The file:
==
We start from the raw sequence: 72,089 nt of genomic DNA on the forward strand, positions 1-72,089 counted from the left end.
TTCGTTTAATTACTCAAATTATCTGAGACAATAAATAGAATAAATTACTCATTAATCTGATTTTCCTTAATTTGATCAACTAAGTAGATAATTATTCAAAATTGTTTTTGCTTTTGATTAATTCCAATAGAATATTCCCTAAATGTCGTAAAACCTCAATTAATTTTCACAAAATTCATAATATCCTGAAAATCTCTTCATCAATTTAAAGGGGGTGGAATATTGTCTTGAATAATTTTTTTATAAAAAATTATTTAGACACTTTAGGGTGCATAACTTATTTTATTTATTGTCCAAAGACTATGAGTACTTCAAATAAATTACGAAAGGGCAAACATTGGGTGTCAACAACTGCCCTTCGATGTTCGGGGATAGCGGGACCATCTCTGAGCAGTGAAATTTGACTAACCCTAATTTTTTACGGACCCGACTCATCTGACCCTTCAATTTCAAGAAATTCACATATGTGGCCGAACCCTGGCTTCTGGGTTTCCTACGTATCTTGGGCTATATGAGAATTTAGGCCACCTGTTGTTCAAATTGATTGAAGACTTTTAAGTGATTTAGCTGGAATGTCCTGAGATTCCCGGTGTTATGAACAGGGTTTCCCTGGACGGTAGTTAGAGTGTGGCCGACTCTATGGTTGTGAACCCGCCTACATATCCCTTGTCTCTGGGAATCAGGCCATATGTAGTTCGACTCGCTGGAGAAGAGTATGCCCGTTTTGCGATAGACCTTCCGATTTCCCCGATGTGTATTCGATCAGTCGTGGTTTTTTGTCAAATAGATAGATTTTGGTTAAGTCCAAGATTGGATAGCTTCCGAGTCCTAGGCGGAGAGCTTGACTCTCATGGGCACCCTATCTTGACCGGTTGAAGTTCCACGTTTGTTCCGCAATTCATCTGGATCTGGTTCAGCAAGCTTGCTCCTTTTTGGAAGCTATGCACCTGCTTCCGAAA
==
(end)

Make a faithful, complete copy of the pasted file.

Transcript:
We start from the raw sequence: 72,089 nt of genomic DNA on the forward strand, positions 1-72,089 counted from the left end.
TTCGTTTAATTACTCAAATTATCTGAGACAATAAATAGAATAAATTACTCATTAATCTGATTTTCCTTAATTTGATCAACTAAGTAGATAATTATTCAAAATTGTTTTTGCTTTTGATTAATTCCAATAGAATATTCCCTAAATGTCGTAAAACCTCAATTAATTTTCACAAAATTCATAATATCCTGAAAATCTCTTCATCAATTTAAAGGGGGTGGAATATTGTCTTGAATAATTTTTTTATAAAAAATTATTTAGACACTTTAGGGTGCATAACTTATTTTATTTATTGTCCAAAGACTATGAGTACTTCAAATAAATTACGAAAGGGCAAACATTGGGTGTCAACAACTGCCCTTCGATGTTCGGGGATAGCGGGACCATCTCTGAGCAGTGAAATTTGACTAACCCTAATTTTTTACGGACCCGACTCATCTGACCCTTCAATTTCAAGAAATTCACATATGTGGCCGAACCCTGGCTTCTGGGTTTCCTACGTATCTTGGGCTATATGAGAATTTAGGCCACCTGTTGTTCAAATTGATTGAAGACTTTTAAGTGATTTAGCTGGAATGTCCTGAGATTCCCGGTGTTATGAACAGGGTTTCCCTGGACGGTAGTTAGAGTGTGGCCGACTCTATGGTTGTGAACCCGCCTACATATCCCTTGTCTCTGGGAATCAGGCCATATGTAGTTCGACTCGCTGGAGAAGAGTATGCCCGTTTTGCGATAGACCTTCCGATTTCCCCGATGTGTATTCGATCAGTCGTGGTTTTTTGTCAAATAGATAGATTTTGGTTAAGTCCAAGATTGGATAGCTTCCGAGTCCTAGGCGGAGAGCTTGACTCTCATGGGCACCCTATCTTGACCGGTTGAAGTTCCACGTTTGTTCCGCAATTCATCTGGATCTGGTTCAGCAAGCTTGCTCCTTTTTGGAAGCTATGCACCTGCTTCCGAAA